The Centers for Medicare & Medicaid Services (CMS) on Monday released its final policy and payment updates to Medicare Advantage (MA) and Part D programs for 2020. In addition to updated payment rates, the agency outlined policy changes to address the opioid crisis, star ratings enhancements, and social determinants of health. Here ‘s what you need to know about the Call Letter and payment updates:

1. New policies aim to help prevent and combat prescription opioid overuse

In response to the nationwide opioid epidemic, CMS will continue policies it put in place in 2019, including Part D drug management programs for high-risk opioid users and improved safety alerts, such as the seven-day supply limit for opioid naïve patients. The agency will evaluate those policies while they implement new ones for 2020, including the following:

  • MA plans may offer pain management/complementary and integrative treatments: These targeted benefits and cost-sharing reductions are for patients with chronic pain or those undergoing addiction treatment.
  • Part D sponsors may provide more access to opioid reversal agents: CMS wants sponsors to provide lower cost sharing for agents, such as naloxone.
  • CMS will incorporate Part D opioid-related measures through the star ratings development process: The agency said it will update specifications for the use of opioids at high dosage and/or from multiple providers, and for concurrent use of opioids and Benzodiazepines measures, and add them to the display page. This is the first step before the measures can be formally adopted.

2. Changes to star ratings include expansion, removal of measures

This is the final year that CMS will announce changes to the methodology for calculating the ratings and any changes in the measurement set via the Call Letter. Among the enhancements the agency plans to make in 2020 is a policy to adjust the ratings in the event of extreme and uncontrollable circumstances, such as major hurricanes or other natural disasters. It will also:

  • Expand the number of measures used to determine Categorical Adjustment Index to include all star ratings measures that remain after applying the exclusion criteria for a candidate measure for adjustment. This will provide for a more comprehensive adjustment for socio-economic status and disability by including all measures that may be sensitive to the composition of enrollees in a contract and will align with the methodology finalized in the 2019 Final Rule for the 2021 Star Ratings.
  • Remove three measures from the 2022 Star Ratings:
    CMS said it is removing these measures because they have low statistical reliability:
    • Adult BMI Assessment (Part C)
    • Appeals Auto-Forward (Part D)
    • Appeals Upheld (Part D)
  • Temporarily remove one measure:
    CMS will temporarily remove the Controlling High Blood Pressure (Part C) measure from the 2020- and 2021-Star Ratings due to a substantive measure specification change to align with new hypertension treatment guidelines from the American College of Cardiology and American Heart Association.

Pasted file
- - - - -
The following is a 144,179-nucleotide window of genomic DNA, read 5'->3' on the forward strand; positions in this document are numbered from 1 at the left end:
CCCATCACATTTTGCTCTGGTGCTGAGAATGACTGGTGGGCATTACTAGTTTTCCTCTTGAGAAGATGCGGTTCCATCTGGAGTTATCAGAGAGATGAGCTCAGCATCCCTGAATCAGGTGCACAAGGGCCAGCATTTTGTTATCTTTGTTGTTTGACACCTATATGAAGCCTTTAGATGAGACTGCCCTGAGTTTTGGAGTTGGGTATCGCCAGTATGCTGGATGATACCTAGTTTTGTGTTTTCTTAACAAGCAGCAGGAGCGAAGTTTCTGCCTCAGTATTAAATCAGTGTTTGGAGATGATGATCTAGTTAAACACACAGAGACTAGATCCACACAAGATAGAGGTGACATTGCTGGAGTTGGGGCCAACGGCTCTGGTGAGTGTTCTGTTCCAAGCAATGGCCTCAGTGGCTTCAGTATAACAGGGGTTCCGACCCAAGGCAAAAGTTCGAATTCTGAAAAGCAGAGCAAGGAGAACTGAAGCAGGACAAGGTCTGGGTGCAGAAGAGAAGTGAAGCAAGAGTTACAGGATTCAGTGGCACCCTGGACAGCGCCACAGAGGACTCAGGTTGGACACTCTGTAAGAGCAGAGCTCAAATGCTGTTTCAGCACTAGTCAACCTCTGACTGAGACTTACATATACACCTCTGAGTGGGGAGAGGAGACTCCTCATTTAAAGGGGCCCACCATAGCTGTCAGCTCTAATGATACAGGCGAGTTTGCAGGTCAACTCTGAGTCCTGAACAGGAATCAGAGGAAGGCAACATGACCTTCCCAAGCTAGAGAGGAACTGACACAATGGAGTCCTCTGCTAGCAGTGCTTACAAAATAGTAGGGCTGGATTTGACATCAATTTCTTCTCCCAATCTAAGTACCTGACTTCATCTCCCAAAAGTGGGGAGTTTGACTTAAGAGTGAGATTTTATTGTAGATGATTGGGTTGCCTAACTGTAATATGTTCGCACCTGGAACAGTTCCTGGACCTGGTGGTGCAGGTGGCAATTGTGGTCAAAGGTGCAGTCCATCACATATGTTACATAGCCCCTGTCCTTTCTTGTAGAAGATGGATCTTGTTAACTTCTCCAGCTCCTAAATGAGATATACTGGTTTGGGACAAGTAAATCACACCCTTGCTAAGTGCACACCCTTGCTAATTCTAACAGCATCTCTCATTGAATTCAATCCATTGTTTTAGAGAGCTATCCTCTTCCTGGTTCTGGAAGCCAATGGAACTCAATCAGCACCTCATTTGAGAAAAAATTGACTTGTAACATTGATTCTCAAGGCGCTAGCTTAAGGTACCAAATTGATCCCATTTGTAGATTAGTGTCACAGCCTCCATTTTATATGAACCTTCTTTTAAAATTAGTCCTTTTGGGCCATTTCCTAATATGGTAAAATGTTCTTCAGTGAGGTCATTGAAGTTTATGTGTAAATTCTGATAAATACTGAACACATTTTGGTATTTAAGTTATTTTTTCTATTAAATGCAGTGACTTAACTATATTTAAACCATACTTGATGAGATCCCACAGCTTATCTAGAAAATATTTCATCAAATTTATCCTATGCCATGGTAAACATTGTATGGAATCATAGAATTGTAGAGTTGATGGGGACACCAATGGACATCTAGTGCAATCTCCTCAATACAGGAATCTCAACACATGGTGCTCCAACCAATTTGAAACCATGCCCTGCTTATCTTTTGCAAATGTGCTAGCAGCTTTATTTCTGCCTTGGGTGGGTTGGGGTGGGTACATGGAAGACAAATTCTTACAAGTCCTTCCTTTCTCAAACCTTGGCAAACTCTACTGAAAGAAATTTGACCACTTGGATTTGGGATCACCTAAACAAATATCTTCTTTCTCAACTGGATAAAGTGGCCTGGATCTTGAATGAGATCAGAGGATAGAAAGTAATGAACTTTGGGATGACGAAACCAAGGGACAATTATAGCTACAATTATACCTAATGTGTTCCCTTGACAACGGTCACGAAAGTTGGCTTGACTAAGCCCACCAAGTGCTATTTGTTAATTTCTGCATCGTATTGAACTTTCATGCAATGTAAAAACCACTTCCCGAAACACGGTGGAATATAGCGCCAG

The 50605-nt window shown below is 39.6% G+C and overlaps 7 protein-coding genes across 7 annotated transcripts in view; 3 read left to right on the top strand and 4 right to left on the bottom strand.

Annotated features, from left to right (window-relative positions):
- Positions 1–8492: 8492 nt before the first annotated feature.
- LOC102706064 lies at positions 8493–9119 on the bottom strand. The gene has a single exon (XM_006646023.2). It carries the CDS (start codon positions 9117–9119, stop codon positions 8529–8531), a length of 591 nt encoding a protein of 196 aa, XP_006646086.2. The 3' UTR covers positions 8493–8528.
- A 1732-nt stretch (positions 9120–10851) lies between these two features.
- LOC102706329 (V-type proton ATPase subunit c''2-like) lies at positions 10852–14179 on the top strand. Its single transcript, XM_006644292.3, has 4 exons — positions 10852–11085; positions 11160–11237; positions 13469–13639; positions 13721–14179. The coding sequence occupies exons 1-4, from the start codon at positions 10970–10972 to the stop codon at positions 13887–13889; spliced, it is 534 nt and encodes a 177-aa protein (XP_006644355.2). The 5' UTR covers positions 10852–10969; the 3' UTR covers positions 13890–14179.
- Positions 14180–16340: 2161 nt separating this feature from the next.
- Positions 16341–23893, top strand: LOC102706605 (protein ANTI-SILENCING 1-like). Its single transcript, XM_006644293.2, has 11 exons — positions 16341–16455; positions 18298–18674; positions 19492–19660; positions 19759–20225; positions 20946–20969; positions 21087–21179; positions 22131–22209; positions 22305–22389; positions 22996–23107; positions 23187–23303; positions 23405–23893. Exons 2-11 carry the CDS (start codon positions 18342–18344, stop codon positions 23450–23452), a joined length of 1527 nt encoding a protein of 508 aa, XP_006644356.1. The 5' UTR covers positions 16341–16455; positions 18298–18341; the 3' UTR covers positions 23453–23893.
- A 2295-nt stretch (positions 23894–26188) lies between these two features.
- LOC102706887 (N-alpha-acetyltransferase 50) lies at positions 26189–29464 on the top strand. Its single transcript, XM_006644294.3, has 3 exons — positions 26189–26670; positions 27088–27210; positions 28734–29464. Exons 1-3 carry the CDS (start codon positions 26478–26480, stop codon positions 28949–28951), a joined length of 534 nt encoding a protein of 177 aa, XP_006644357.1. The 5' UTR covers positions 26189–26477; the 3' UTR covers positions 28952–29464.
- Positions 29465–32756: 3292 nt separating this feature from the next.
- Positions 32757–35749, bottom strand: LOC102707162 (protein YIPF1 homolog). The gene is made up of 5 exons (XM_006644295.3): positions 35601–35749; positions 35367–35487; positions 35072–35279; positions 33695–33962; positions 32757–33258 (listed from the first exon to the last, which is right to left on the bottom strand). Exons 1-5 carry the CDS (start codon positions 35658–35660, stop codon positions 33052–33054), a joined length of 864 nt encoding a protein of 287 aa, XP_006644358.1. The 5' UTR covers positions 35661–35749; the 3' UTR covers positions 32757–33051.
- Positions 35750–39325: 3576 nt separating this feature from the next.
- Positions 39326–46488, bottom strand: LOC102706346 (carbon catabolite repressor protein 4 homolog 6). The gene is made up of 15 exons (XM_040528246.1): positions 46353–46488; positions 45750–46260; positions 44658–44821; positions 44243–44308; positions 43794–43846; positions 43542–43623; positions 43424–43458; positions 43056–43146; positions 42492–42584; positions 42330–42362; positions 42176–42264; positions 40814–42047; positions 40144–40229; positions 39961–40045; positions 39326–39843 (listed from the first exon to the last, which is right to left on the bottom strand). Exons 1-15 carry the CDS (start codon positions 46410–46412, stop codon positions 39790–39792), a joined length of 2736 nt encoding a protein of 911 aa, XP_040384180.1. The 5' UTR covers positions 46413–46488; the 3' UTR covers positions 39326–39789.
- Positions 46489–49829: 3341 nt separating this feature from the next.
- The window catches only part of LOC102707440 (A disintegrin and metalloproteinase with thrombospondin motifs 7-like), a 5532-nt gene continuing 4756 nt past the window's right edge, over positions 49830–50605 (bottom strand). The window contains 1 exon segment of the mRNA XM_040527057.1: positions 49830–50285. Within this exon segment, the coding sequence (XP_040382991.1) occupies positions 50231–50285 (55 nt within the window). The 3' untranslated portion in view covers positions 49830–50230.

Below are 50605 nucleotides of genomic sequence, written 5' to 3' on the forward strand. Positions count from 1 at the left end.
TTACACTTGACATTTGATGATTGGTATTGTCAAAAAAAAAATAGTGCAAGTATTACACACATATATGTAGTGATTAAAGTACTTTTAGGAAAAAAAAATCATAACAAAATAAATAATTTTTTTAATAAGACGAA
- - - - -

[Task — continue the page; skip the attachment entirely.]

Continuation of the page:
3. New guidance for special supplemental benefits to address social determinants of health for the chronically ill

MA plans now may offer chronically ill patients a broader range of supplemental benefits tailored to their specific needs, such as providing meals beyond a limited basis, transportation for non-medical needs like grocery shopping, and home environment services that will improve or maintain the health or overall function of the patient as it relates to his or her chronic condition or illness. For example, MA plans could cover the cost of home air cleaners and carpet cleaning to reduce irritants that may trigger a patient’s asthma attacks, provide heart-healthy food or produce to a patient with heart disease, or provide a diabetic patient with transportation to a doctor’s appointment, education program, or to see a nutritionist.

“Today’s changes give plans the ability to be innovative and offer benefits and services that address social determinants of health for people with chronic disease,” said CMS Administrator Seema Verma in an announcement. “With Medicare Advantage enrollment at an all-time high, plans need greater flexibility in offering benefits that focus on preventing disease and keeping people healthy.”

4. Payment rates will also be adjusted for MA plans.

MA plans will see an increase of 2.53 percent on average 2020 payments, according to the 2020 Rate Announcement Fact Sheet. The agency originally planned on a rate increase of 1.59 percent.

5. Risk scores for the 2020 Part C Risk Adjustment model will be calculated differently than in the past.

CMS plans to calculate risk scores by blending 50 percent of the risk score calculated using diagnoses from the encounter data, Risk Adjustment Process System (RAPS) inpatient diagnoses, and fee-for-service (FFS) diagnoses with the other 50 percent of the risk score calculated with diagnoses from RAPS and FFS. CMS will also phase-in a new risk adjustment model by calculating the encounter data-based risk scores exclusively with the new risk adjustment model, while it continues to use the 2017 model for payment by calculating the RAPS-based risk scores.